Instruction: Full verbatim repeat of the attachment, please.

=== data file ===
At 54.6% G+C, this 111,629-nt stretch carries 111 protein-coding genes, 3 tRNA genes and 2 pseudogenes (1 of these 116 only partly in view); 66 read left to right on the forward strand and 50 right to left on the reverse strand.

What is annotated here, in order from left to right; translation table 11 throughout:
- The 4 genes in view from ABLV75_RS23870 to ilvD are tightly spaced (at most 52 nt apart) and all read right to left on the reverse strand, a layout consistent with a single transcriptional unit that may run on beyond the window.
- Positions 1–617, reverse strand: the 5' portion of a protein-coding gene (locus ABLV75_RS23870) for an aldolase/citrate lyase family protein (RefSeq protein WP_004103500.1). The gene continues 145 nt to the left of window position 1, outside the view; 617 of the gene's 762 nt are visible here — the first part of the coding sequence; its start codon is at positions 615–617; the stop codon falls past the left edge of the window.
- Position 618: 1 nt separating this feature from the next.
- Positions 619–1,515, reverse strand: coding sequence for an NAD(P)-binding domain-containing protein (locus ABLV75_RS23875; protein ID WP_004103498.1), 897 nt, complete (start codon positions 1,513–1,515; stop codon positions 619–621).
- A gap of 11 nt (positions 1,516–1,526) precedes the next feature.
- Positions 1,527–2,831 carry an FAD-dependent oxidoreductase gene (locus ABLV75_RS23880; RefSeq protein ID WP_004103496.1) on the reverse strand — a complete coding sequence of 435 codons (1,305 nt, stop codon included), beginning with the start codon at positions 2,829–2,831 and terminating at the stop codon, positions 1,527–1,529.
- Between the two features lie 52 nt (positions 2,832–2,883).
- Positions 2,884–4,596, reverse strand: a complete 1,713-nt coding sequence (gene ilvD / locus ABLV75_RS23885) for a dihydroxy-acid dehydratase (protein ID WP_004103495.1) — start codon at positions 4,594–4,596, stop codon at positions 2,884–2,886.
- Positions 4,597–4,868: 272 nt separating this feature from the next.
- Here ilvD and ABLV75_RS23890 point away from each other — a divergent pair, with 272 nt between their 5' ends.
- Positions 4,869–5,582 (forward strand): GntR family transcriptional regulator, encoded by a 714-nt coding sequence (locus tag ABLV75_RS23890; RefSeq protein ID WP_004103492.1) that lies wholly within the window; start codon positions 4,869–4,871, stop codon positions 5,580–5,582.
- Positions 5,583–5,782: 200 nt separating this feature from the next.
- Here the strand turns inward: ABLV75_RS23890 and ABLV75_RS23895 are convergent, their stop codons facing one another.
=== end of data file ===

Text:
At 54.6% G+C, this 111,629-nt stretch carries 111 protein-coding genes, 3 tRNA genes and 2 pseudogenes (1 of these 116 only partly in view); 66 read left to right on the forward strand and 50 right to left on the reverse strand.

What is annotated here, in order from left to right; translation table 11 throughout:
- The 4 genes in view from ABLV75_RS23870 to ilvD are tightly spaced (at most 52 nt apart) and all read right to left on the reverse strand, a layout consistent with a single transcriptional unit that may run on beyond the window.
- Positions 1–617, reverse strand: the 5' portion of a protein-coding gene (locus ABLV75_RS23870) for an aldolase/citrate lyase family protein (RefSeq protein WP_004103500.1). The gene continues 145 nt to the left of window position 1, outside the view; 617 of the gene's 762 nt are visible here — the first part of the coding sequence; its start codon is at positions 615–617; the stop codon falls past the left edge of the window.
- Position 618: 1 nt separating this feature from the next.
- Positions 619–1,515, reverse strand: coding sequence for an NAD(P)-binding domain-containing protein (locus ABLV75_RS23875; protein ID WP_004103498.1), 897 nt, complete (start codon positions 1,513–1,515; stop codon positions 619–621).
- A gap of 11 nt (positions 1,516–1,526) precedes the next feature.
- Positions 1,527–2,831 carry an FAD-dependent oxidoreductase gene (locus ABLV75_RS23880; RefSeq protein ID WP_004103496.1) on the reverse strand — a complete coding sequence of 435 codons (1,305 nt, stop codon included), beginning with the start codon at positions 2,829–2,831 and terminating at the stop codon, positions 1,527–1,529.
- Between the two features lie 52 nt (positions 2,832–2,883).
- Positions 2,884–4,596, reverse strand: a complete 1,713-nt coding sequence (gene ilvD / locus ABLV75_RS23885) for a dihydroxy-acid dehydratase (protein ID WP_004103495.1) — start codon at positions 4,594–4,596, stop codon at positions 2,884–2,886.
- Positions 4,597–4,868: 272 nt separating this feature from the next.
- Here ilvD and ABLV75_RS23890 point away from each other — a divergent pair, with 272 nt between their 5' ends.
- Positions 4,869–5,582 (forward strand): GntR family transcriptional regulator, encoded by a 714-nt coding sequence (locus tag ABLV75_RS23890; RefSeq protein ID WP_004103492.1) that lies wholly within the window; start codon positions 4,869–4,871, stop codon positions 5,580–5,582.
- Positions 5,583–5,782: 200 nt separating this feature from the next.
- Here the strand turns inward: ABLV75_RS23890 and ABLV75_RS23895 are convergent, their stop codons facing one another.